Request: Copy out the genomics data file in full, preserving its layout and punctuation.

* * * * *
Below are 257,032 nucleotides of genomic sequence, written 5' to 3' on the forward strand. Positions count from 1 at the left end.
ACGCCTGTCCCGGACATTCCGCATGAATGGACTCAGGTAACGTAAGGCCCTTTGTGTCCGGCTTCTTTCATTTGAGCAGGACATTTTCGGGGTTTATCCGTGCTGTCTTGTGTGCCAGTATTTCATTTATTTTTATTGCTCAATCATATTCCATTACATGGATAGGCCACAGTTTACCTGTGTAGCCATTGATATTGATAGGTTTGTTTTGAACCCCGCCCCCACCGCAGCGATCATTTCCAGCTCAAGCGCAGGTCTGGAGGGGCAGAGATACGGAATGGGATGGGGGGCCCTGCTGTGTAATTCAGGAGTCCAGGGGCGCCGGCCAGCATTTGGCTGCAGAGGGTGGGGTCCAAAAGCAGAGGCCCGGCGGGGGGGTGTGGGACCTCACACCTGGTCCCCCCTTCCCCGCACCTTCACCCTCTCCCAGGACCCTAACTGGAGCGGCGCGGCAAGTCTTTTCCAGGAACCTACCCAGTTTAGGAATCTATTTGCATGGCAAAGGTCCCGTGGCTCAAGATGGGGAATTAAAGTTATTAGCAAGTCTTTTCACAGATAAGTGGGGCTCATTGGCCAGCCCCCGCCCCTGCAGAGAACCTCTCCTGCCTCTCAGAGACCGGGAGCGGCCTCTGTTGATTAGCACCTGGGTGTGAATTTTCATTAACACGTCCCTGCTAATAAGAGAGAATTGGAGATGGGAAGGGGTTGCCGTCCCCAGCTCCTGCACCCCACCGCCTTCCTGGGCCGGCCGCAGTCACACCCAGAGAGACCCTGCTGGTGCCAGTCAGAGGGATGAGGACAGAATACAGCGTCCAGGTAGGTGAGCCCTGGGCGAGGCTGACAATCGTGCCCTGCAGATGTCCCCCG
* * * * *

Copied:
Below are 257,032 nucleotides of genomic sequence, written 5' to 3' on the forward strand. Positions count from 1 at the left end.
ACGCCTGTCCCGGACATTCCGCATGAATGGACTCAGGTAACGTAAGGCCCTTTGTGTCCGGCTTCTTTCATTTGAGCAGGACATTTTCGGGGTTTATCCGTGCTGTCTTGTGTGCCAGTATTTCATTTATTTTTATTGCTCAATCATATTCCATTACATGGATAGGCCACAGTTTACCTGTGTAGCCATTGATATTGATAGGTTTGTTTTGAACCCCGCCCCCACCGCAGCGATCATTTCCAGCTCAAGCGCAGGTCTGGAGGGGCAGAGATACGGAATGGGATGGGGGGCCCTGCTGTGTAATTCAGGAGTCCAGGGGCGCCGGCCAGCATTTGGCTGCAGAGGGTGGGGTCCAAAAGCAGAGGCCCGGCGGGGGGGTGTGGGACCTCACACCTGGTCCCCCCTTCCCCGCACCTTCACCCTCTCCCAGGACCCTAACTGGAGCGGCGCGGCAAGTCTTTTCCAGGAACCTACCCAGTTTAGGAATCTATTTGCATGGCAAAGGTCCCGTGGCTCAAGATGGGGAATTAAAGTTATTAGCAAGTCTTTTCACAGATAAGTGGGGCTCATTGGCCAGCCCCCGCCCCTGCAGAGAACCTCTCCTGCCTCTCAGAGACCGGGAGCGGCCTCTGTTGATTAGCACCTGGGTGTGAATTTTCATTAACACGTCCCTGCTAATAAGAGAGAATTGGAGATGGGAAGGGGTTGCCGTCCCCAGCTCCTGCACCCCACCGCCTTCCTGGGCCGGCCGCAGTCACACCCAGAGAGACCCTGCTGGTGCCAGTCAGAGGGATGAGGACAGAATACAGCGTCCAGGTAGGTGAGCCCTGGGCGAGGCTGACAATCGTGCCCTGCAGATGTCCCCCG